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Insight is a complex and multidimensional phenomenon. Metacognition, awareness of illness or anosognosia are some of the terms used to designate this feature of the mental state exam.
To attempt to explore the evolution of the concept of insight as a psychiatric symptom over the years and to bring up some up-to-date features on this theme.
Literature review, using the most relevant papers, with the keywords “psychiatric insight”, “awareness of illness”, “metacognition” and “phenomenology”.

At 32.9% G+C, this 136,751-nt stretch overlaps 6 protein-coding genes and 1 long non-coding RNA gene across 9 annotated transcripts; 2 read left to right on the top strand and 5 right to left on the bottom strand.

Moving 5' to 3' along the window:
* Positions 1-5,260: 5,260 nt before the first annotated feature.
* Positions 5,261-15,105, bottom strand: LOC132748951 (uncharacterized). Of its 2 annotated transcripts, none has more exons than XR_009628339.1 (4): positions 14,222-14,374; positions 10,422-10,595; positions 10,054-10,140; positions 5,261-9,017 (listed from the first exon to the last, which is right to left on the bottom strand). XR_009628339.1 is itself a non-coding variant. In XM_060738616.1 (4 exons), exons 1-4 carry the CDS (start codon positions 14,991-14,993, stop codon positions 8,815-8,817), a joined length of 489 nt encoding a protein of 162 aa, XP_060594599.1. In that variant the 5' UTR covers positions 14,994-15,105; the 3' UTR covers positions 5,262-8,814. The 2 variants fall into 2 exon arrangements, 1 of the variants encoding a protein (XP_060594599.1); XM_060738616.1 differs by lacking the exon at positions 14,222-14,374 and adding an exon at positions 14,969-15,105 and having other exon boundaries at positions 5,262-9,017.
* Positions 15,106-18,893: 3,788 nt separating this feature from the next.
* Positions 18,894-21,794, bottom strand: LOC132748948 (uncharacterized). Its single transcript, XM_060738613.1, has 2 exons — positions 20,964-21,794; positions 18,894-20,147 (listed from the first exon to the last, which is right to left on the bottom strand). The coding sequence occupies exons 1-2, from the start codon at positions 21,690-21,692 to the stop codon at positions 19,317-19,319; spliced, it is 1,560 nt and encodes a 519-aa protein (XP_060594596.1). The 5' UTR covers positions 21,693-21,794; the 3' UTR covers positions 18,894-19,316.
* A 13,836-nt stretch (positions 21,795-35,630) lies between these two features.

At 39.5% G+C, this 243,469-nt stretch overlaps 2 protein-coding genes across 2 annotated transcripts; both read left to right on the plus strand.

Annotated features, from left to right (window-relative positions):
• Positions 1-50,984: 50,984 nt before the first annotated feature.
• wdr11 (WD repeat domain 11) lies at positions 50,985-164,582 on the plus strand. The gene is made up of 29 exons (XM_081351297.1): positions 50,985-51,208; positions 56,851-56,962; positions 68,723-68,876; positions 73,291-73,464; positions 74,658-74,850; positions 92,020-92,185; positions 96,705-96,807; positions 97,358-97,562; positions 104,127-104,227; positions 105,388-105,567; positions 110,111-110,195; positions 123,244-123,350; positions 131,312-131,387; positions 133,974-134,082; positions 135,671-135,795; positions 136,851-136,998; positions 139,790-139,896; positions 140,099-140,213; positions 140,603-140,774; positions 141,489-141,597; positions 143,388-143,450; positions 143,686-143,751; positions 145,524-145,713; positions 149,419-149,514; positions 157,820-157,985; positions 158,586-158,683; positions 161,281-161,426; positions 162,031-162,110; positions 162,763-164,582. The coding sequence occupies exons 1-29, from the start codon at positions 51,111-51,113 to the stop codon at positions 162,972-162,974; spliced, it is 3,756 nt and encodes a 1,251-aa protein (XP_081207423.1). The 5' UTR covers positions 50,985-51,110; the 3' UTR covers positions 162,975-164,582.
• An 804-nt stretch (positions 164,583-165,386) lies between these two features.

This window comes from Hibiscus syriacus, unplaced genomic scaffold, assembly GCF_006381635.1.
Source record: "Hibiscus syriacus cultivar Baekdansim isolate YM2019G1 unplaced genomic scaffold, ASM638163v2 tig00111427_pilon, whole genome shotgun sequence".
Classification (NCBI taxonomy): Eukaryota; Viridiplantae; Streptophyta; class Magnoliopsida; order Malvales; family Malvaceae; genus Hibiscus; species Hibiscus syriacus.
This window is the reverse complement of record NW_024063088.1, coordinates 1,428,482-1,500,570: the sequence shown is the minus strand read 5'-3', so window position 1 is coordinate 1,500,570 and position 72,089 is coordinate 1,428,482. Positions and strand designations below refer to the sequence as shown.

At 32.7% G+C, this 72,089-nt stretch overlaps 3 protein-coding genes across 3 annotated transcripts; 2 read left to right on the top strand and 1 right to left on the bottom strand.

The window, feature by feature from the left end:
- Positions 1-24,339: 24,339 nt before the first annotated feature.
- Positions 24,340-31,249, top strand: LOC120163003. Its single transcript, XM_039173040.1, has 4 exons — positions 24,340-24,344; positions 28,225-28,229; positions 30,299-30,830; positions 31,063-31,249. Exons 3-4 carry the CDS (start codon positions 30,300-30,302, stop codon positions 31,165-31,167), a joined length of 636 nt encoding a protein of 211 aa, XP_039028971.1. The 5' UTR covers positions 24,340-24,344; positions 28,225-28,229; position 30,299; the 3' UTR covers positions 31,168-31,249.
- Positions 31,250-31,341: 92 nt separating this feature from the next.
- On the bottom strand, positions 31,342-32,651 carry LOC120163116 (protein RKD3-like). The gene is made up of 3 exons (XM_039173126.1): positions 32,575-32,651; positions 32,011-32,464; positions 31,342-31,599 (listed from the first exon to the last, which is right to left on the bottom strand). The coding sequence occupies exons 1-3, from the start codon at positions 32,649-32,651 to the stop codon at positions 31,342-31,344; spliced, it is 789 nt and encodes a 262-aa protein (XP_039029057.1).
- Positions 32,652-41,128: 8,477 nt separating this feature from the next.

The term ‘insight’ has been described since 1896 when Kraepelin had noticed that patients with dementia praecox were unaware of their condition. Nowadays, it is recognized in several psychiatric disorders, with different meanings in each one. Overall, insight in psychiatry involves an attempt to see one’s thinking and behaviour ‘objectively’ and comparing it to some representation of mental health. Impaired insight has been linked to poor treatment compliance and outcomes, overall symptom severity, higher relapse, lower self-esteem, and impaired psychosocial functioning. White matter and connectivity problems may be related to poorer insight, as well as impaired frontal lobe functioning. In psychotic disorders, lack of insight is a primary symptom with poorer outcomes. Regarding affective disorders, the lower the mood the better the insight. Neuroimaging has been correlating insight with the inferior frontal gyrus, anterior insula, inferior parietal lobule, and ventromedial prefrontal cortex. In everyday practice, there are scales used to assess insight.